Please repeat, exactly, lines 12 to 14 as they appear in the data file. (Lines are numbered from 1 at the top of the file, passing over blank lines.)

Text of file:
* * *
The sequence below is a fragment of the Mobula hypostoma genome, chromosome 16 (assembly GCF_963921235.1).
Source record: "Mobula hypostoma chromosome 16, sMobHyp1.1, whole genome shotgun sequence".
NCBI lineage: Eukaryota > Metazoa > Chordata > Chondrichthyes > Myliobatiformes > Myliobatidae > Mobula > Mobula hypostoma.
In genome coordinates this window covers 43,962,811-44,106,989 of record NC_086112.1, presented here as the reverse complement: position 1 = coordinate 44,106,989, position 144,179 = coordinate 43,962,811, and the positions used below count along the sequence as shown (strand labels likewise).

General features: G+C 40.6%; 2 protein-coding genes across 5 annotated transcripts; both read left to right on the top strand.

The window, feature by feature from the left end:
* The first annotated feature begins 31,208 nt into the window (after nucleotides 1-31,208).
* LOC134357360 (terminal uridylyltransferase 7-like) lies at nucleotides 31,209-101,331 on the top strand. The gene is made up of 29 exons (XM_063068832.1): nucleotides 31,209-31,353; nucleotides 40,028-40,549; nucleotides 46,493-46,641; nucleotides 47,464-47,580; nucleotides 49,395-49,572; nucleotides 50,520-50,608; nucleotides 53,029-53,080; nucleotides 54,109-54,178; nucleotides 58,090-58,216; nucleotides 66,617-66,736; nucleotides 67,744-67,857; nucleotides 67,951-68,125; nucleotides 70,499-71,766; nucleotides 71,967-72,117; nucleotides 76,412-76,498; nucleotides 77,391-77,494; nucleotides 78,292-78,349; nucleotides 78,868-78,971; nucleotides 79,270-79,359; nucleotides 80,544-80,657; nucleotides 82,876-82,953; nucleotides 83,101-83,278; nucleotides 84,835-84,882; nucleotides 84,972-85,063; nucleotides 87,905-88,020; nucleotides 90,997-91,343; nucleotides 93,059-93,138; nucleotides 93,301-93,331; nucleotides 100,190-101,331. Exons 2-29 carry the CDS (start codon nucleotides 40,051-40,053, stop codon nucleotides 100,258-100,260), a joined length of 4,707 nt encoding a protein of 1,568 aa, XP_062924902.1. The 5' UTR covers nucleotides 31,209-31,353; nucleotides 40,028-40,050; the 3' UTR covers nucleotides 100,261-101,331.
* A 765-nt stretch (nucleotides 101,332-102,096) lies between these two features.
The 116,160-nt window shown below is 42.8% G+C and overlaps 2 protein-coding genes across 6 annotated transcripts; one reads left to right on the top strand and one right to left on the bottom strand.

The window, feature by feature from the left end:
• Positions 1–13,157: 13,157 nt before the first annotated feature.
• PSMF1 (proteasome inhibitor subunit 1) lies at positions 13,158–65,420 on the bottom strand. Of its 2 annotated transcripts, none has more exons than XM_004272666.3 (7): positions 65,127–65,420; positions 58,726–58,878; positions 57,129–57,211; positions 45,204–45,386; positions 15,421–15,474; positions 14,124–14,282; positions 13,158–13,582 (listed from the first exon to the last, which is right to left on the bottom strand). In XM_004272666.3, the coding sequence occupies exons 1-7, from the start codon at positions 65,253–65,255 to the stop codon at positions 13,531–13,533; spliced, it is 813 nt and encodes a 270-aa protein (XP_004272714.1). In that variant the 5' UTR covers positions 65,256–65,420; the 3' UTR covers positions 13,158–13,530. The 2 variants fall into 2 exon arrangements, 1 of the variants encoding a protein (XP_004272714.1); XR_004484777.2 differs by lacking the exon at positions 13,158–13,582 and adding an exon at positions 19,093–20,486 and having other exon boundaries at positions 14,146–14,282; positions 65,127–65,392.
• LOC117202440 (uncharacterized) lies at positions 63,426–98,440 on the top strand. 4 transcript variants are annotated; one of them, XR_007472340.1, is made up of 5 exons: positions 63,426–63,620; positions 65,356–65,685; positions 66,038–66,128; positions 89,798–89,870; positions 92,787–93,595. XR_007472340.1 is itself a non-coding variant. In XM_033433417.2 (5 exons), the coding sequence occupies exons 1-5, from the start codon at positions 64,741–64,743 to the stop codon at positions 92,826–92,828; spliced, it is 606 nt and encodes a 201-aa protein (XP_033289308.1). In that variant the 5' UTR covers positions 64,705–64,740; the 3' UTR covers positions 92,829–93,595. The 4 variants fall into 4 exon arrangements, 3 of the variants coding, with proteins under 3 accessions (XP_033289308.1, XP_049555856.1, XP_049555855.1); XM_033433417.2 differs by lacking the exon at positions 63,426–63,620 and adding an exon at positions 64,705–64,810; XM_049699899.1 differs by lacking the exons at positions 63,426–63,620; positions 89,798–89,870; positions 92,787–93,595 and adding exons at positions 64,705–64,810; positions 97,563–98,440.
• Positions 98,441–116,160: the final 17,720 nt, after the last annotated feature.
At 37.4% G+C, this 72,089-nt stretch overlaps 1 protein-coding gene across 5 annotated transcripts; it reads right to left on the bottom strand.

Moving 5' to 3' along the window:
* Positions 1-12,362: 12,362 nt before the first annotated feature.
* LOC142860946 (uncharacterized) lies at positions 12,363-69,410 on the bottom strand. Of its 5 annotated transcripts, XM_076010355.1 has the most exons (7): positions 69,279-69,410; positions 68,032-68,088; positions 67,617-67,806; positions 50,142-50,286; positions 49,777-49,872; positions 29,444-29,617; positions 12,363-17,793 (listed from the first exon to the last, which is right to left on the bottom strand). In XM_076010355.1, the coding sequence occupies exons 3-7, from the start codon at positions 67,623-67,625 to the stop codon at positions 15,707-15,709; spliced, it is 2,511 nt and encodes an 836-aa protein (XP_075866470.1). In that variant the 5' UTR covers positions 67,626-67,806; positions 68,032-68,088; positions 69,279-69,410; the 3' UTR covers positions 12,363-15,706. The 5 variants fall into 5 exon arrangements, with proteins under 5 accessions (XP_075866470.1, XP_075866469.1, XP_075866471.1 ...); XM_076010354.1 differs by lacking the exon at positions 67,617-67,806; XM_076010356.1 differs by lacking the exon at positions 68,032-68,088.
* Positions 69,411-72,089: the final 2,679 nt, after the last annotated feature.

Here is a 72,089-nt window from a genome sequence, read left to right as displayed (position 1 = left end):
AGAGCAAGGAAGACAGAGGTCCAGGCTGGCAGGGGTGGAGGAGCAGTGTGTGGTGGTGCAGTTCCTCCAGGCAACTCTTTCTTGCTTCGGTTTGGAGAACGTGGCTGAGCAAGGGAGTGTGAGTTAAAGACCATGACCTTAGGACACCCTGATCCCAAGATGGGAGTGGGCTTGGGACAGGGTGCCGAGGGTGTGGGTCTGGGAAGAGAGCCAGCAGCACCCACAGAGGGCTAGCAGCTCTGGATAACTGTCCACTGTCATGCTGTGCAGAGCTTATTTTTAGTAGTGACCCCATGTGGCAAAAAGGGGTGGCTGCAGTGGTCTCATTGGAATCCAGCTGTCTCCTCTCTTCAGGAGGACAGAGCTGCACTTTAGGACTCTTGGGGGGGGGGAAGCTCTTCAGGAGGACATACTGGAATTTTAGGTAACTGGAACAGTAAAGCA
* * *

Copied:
• Positions 1–13,157: 13,157 nt before the first annotated feature.
• PSMF1 (proteasome inhibitor subunit 1) lies at positions 13,158–65,420 on the bottom strand. Of its 2 annotated transcripts, none has more exons than XM_004272666.3 (7): positions 65,127–65,420; positions 58,726–58,878; positions 57,129–57,211; positions 45,204–45,386; positions 15,421–15,474; positions 14,124–14,282; positions 13,158–13,582 (listed from the first exon to the last, which is right to left on the bottom strand). In XM_004272666.3, the coding sequence occupies exons 1-7, from the start codon at positions 65,253–65,255 to the stop codon at positions 13,531–13,533; spliced, it is 813 nt and encodes a 270-aa protein (XP_004272714.1). In that variant the 5' UTR covers positions 65,256–65,420; the 3' UTR covers positions 13,158–13,530. The 2 variants fall into 2 exon arrangements, 1 of the variants encoding a protein (XP_004272714.1); XR_004484777.2 differs by lacking the exon at positions 13,158–13,582 and adding an exon at positions 19,093–20,486 and having other exon boundaries at positions 14,146–14,282; positions 65,127–65,392.
• LOC117202440 (uncharacterized) lies at positions 63,426–98,440 on the top strand. 4 transcript variants are annotated; one of them, XR_007472340.1, is made up of 5 exons: positions 63,426–63,620; positions 65,356–65,685; positions 66,038–66,128; positions 89,798–89,870; positions 92,787–93,595. XR_007472340.1 is itself a non-coding variant. In XM_033433417.2 (5 exons), the coding sequence occupies exons 1-5, from the start codon at positions 64,741–64,743 to the stop codon at positions 92,826–92,828; spliced, it is 606 nt and encodes a 201-aa protein (XP_033289308.1). In that variant the 5' UTR covers positions 64,705–64,740; the 3' UTR covers positions 92,829–93,595. The 4 variants fall into 4 exon arrangements, 3 of the variants coding, with proteins under 3 accessions (XP_033289308.1, XP_049555856.1, XP_049555855.1); XM_033433417.2 differs by lacking the exon at positions 63,426–63,620 and adding an exon at positions 64,705–64,810; XM_049699899.1 differs by lacking the exons at positions 63,426–63,620; positions 89,798–89,870; positions 92,787–93,595 and adding exons at positions 64,705–64,810; positions 97,563–98,440.